Monday, October 19, 2009

It feels like we're standing at the doorway, just about to go through.

Ethan is scheduled to be admitted to Doernbecher's on Wednesday.  He'll have his normal enzyme treatment on Wednesday, and start chemotherapy on Thursday.  Next Tuesday, he'll have a course of radiation treatments and the transplant will be Wednesday, the 28th.

Ethan is enrolled in a clinical trial of a new BMT protocol that aims to reduce the toxicity of previous regimes.  Historical mortality for Hurler's transplants is 20-30%.  The two typical causes are toxicity from the preparatory regimes and post transplant lung infections.  

The clinical trial is based in the understanding that the preparatory regimes for Hurler's kids don't need to be as strong as regimes for leukemia and cancers.  The doctors don't need to kill off all of his bone marrow, just enough to make room for the donor cells.  This regime tries to lower the total toxicity while still clearing out enough of Ethan's original cells.   The drugs in the protocol are Treosulfan and Fludarabine combine with a low level total body irradiation.  The protocol's been used in Europe for a while and the trial's been ongoing in the US for a bit for kids with other diseases.  Ethan will be the first Hurler's kid treated under this protocol. 

The good news.  The very, very good news is that Ethan is continually impressing us with how intelligent, strong and determined he is.  If the first transplant engrafts successfully and they don't need to do a second round of chemo and a second transplant, then I'm very confident that the can survive this.  He is a fighter and he will make it through.

In other news, and to bring everyone up to date, Ethan was released from the hospital last Monday.  He was in the hospital because of a staph infection in his central line.  And, looking back, I have no doubt the staph infection was caused by inadequate sterilization procedures on our part when we flushed his lines with an anti-coagulant every day.

Even though he's home, he's still receiving IV antibiotics for one hour 3x per day. Needless to say, we've improved our processes at home.  But now, we're messing with him a whole bunch more to do the antibiotics treatments.  

Frankly, administering antibiotics infusions via a central line in my kid's chest is not something that I ever wanted to do, and I feel pretty inadequate knowing that we screwed it up once and could screw it up again in any number of ways.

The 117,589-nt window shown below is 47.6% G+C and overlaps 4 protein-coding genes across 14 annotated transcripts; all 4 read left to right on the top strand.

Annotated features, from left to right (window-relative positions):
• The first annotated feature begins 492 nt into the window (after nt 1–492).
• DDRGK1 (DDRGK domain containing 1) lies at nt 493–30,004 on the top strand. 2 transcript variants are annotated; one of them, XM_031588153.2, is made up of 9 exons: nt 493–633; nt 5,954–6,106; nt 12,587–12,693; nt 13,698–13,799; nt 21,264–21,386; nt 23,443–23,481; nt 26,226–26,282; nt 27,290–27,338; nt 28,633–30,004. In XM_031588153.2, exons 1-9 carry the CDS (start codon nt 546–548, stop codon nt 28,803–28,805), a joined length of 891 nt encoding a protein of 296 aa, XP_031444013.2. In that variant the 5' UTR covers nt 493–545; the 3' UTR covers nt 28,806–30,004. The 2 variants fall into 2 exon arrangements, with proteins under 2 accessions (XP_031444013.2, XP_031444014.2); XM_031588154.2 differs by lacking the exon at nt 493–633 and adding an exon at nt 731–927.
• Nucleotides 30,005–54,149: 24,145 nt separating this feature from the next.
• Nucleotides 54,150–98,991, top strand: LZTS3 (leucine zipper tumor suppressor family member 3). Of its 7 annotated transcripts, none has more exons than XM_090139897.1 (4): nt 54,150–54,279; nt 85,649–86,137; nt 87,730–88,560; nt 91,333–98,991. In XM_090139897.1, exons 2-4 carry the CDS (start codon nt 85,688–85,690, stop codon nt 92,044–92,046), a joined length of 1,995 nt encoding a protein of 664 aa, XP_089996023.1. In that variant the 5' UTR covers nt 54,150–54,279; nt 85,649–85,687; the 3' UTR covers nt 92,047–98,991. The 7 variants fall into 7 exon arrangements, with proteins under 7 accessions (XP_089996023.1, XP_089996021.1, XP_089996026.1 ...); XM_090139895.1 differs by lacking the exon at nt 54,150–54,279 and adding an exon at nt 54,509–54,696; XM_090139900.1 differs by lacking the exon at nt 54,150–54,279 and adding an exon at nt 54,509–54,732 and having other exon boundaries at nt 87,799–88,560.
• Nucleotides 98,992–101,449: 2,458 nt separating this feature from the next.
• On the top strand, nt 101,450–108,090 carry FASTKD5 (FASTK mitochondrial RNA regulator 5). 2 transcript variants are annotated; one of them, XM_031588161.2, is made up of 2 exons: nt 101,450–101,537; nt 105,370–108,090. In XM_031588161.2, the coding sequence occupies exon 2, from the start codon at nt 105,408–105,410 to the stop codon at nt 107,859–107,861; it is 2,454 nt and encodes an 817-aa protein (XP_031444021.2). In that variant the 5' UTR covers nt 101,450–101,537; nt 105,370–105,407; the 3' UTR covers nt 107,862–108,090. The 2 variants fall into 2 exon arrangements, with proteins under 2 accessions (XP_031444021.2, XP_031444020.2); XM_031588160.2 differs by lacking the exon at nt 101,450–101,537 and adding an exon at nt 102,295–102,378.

Fortunately, Ethan is dealing with it well. He doesn't fuss during the infusions and if he's awake he'll walk around playing as we follow behind with this infusion pump and try to keep the coard untangled.

The other issue we were dealing while we were in the hospital was Ethan's positive flu test.  The initial test came back positive for para-influenza, a very mild flu.  But we've been on pins and needles because they won't admit him for transplant until the flu is clear.  They did a follow-up swab last Thursday, and we just got the results the all-clear this morning. 

So we've been a little busy with a few family visits here and there, and trying to clean the house a bit.  And in the meantime, Sarah and I are trying to stay healthy.  Friday into Saturday, I felt a little cold coming on.  So I slept 8 to 8 Friday and Saturday night, and think I've got it beat.  

Overall, it does feel like we're about to go through a door.  And the coming weeks may be pretty rough.  But then we'll be through.  We'll be through the last 4 months since the diagnosis.  We'll be through however long the transplant and recovery takes. And then we'll have both of our boys and we can go forward again.  There will be a lot of surgeries and procedures in our future.  But if we can get through this, then we will take those thankfully. 

I think that's about it from here.  Thanks for your thoughts and prayers.

I'm off to go play with my kids.